Are Breast Implants “Absolutely Safe”? OBOS Keeps Focus on Health Risks

By Judy Norsigian |

As New York subway riders know, advertising for breast augmentation is on the rise, with more explicit imagery than ever before. These ads are obviously good at attracting attention, but not so much when it comes to providing information. They never describe the risks, nor do they acknowledge the potential complications that can arise from breast implants.

For all the facts, read this updated and expanded article that addresses the known risks and answers such as questions as what happens when breast implants break, do breast implants make women sick, and what if I need to get my implants removed.

In addition, OBOS is working with the National Center for Health Research to ensure that health insurance policies cover treatment and breast implant removal when it is medically necessary. If you, or anyone you know, had a health insurance policy that refused to pay for medically necessary treatment related to breast implant problems, please contact: info [AT] breastimplantinfo.org

Screenshot from "Absolutely Safe"

Screenshot from “Absolutely Safe”

We’ve developed a Take Action center to track denials of coverage, and to explain what you can do to help educate yourself and others about breast implant safety.

For the past few years, OBOS has partnered with filmmaker Carol Ciancutti and university faculty and students to arrange screenings of “Absolutely Safe,” a documentary film about breast implants. Carol and I attend as many of the screenings as we can, serving as facilitators for the conversations afterwards. Students also learn about the challenges in making a documentary like this one.

We’re eager to visit more schools and communities, and we encourage you to reach out to your local college or a community group that might sponsor a screening. OBOS can provide the DVD at no charge and will work with organizers on the logistics. Simply tell your friends and colleagues to contact us to let us know of their interest.

“Absolutely Safe” presents a follows the stories of two women. From the film description:

27 year-old Deneé Dimiceli has long been insecure about her breast size, and she’s frank about why: a deep envy of pop culture icons and images of big-breasted women. Although her husband likes her breasts as they are and does not want her to take any risks by having surgery, Deneé chooses to go ahead with breast augmentation. Step by step, the film follows Deneé through the implantation process. With the help of renowned plastic surgeon Dr. Franklin Rose, Deneé becomes the “Full C” she has longed to be. Months after surgery, Deneé is happy and healthy, though she initially lost sensation in her breasts.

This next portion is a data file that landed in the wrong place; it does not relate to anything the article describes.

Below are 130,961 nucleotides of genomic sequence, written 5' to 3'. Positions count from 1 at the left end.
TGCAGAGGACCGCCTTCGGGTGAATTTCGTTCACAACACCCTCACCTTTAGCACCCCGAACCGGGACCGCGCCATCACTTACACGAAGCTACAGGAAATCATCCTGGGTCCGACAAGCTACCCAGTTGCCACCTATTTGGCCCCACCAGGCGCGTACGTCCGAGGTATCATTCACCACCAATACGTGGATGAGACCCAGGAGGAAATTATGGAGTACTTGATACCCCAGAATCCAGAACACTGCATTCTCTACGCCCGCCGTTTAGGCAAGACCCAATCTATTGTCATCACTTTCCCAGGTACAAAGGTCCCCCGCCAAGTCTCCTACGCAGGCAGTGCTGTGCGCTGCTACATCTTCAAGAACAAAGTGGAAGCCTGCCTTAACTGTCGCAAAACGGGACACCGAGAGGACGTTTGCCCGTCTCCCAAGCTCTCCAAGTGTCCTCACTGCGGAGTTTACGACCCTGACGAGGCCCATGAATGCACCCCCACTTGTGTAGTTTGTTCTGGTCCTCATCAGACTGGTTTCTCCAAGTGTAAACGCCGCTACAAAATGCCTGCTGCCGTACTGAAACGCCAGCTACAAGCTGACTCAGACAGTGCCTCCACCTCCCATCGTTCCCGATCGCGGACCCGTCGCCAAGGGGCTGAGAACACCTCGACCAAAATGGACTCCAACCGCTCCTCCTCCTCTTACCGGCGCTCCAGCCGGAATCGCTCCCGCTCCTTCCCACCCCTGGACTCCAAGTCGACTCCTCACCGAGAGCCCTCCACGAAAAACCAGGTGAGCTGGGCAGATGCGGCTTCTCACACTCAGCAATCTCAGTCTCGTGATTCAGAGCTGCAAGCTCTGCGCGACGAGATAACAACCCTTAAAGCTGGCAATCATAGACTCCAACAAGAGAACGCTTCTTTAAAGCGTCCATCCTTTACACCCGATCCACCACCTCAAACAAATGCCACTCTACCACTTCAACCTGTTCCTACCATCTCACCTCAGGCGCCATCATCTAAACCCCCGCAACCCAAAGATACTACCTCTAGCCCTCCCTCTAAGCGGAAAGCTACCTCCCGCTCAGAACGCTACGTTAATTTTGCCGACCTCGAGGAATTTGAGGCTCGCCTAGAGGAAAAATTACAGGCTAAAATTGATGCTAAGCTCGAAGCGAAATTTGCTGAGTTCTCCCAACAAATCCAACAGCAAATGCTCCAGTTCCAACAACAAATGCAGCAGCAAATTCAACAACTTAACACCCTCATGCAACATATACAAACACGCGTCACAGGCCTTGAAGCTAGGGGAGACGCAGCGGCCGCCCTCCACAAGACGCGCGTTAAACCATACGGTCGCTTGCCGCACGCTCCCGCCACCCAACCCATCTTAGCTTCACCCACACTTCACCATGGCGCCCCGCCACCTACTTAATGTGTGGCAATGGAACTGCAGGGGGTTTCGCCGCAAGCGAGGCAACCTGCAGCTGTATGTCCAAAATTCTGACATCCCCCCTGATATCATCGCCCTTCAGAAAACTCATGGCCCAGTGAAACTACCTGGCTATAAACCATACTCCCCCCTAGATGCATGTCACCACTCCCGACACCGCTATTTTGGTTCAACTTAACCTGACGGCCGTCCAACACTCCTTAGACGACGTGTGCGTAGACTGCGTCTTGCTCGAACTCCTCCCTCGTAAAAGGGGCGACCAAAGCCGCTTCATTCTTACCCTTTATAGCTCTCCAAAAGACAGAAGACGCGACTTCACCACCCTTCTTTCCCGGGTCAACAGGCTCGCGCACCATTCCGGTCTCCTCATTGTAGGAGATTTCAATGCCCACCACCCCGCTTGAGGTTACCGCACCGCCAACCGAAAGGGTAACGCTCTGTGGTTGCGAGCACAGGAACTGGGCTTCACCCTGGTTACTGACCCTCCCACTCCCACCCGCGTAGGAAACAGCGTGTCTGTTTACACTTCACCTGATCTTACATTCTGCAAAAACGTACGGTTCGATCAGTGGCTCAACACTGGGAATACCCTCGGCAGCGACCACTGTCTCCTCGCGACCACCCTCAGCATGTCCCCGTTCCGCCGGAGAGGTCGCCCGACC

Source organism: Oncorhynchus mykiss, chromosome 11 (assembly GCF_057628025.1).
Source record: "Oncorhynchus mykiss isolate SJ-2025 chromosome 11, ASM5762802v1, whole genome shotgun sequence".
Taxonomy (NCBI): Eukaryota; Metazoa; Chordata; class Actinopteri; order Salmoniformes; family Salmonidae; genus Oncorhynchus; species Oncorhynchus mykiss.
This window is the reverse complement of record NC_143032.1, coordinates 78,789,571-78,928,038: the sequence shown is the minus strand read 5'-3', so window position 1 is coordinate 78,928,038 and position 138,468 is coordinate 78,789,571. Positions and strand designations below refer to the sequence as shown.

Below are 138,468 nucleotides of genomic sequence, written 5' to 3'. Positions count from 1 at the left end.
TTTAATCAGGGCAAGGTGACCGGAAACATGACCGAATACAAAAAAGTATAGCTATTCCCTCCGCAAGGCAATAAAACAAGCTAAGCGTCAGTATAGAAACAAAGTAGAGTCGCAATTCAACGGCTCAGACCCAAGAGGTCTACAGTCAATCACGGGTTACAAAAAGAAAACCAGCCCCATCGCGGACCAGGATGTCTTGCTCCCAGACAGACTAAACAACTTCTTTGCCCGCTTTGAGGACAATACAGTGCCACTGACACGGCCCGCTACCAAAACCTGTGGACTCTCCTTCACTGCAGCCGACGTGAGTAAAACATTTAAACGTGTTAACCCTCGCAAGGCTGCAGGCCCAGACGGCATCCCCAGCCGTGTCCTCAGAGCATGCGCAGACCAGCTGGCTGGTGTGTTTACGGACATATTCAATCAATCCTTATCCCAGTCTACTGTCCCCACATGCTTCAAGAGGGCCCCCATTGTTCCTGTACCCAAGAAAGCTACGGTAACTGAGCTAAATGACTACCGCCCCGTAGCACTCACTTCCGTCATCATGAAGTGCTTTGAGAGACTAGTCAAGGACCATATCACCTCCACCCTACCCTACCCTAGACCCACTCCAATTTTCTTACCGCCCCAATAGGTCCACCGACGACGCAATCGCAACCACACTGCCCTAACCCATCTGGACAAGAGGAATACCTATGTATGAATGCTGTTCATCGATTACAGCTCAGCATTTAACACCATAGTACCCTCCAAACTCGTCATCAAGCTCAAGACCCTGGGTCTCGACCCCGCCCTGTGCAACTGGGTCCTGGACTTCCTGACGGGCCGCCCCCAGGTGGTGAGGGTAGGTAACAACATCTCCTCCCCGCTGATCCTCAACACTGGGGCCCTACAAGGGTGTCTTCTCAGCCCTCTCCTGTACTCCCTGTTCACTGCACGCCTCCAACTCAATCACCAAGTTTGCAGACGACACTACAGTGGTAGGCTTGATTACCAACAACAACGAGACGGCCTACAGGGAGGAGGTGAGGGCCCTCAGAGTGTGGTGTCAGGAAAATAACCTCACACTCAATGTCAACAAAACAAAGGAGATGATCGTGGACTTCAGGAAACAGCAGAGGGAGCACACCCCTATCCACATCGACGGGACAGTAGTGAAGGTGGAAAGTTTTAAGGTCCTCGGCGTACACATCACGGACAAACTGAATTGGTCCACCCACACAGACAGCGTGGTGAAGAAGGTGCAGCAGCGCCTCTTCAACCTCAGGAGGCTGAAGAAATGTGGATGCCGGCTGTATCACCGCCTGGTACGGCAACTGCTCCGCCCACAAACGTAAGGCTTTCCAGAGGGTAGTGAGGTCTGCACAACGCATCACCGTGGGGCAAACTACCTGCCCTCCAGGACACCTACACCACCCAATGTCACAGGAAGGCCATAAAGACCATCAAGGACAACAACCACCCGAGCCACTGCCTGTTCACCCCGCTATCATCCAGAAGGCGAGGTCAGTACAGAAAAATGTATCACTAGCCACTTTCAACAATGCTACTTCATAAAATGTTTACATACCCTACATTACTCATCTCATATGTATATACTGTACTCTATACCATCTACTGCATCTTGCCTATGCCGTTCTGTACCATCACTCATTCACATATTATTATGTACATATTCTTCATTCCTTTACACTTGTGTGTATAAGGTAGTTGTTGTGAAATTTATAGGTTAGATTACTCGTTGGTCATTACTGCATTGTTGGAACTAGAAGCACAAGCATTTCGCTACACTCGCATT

As Deneé makes the choice to get breast implants, we meet Wendi Myers who has spent years longing for a life without implants. After suffering unexplained illnesses for years – dizziness, hair loss, fatigue – Wendi believes her silicone implants are making her sick and that they are ruptured, even though the implants appear to be intact. With the financial help from her mother and the surgical skill of Dr. Edward Melmed, one of the few plastic surgeons in this country who argues that implants have severe flaws and cause illness in some women, Wendi makes a unique choice – to have her breast implants “ex-planted” and removed from her body forever. The remnants of Wendi’s implants, are an alarming discovery for Wendi and her family.

Viewers also meet plastic surgeons who are for and against the surgery, members of the FDA Advisory Committee that deliberated on the matter of putting silicone gel breast implants back on the market, and women who have suffered from silicone implants — including Carol’s mother. Here’s more about why and how Carol undertook this project.

The popularity of breast augmentation has tripled since 1997. Almost 300,000 women and teenagers underwent surgery to have their breasts enlarged with silicone or saline implants in 2013, and another 100,000 breast cancer patients had reconstruction after mastectomy, often with implants, as this article notes.

Yet many questions about long-term safety remain unanswered. “Absolutely Safe” is unique for taking an open-minded, personal approach to the challenges women encounter as they find themselves at the confusing intersection of health, money, science and beauty. We hope you’re interested in organizing a viewing!

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